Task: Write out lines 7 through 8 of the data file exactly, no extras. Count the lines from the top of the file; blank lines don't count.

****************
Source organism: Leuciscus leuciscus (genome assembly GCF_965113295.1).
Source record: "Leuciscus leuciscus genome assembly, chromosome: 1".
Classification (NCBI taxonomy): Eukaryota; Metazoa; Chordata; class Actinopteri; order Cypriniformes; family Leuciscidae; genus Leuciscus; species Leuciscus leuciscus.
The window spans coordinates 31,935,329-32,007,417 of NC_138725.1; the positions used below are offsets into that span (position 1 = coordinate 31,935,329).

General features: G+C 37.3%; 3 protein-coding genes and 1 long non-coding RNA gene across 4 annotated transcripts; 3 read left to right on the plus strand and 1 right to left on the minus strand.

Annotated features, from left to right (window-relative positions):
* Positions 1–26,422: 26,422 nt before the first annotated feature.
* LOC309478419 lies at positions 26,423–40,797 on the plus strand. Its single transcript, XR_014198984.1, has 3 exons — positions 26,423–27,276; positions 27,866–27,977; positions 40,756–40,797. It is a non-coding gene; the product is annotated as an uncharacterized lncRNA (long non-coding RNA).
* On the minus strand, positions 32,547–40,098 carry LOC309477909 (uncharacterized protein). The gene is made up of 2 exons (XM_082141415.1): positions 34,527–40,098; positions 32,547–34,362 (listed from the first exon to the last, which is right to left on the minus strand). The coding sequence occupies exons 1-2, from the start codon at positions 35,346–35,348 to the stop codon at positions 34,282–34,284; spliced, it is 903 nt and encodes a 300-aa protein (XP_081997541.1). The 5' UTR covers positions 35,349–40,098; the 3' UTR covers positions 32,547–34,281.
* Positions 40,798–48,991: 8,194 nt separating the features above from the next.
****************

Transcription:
* Positions 1–26,422: 26,422 nt before the first annotated feature.
* LOC309478419 lies at positions 26,423–40,797 on the plus strand. Its single transcript, XR_014198984.1, has 3 exons — positions 26,423–27,276; positions 27,866–27,977; positions 40,756–40,797. It is a non-coding gene; the product is annotated as an uncharacterized lncRNA (long non-coding RNA).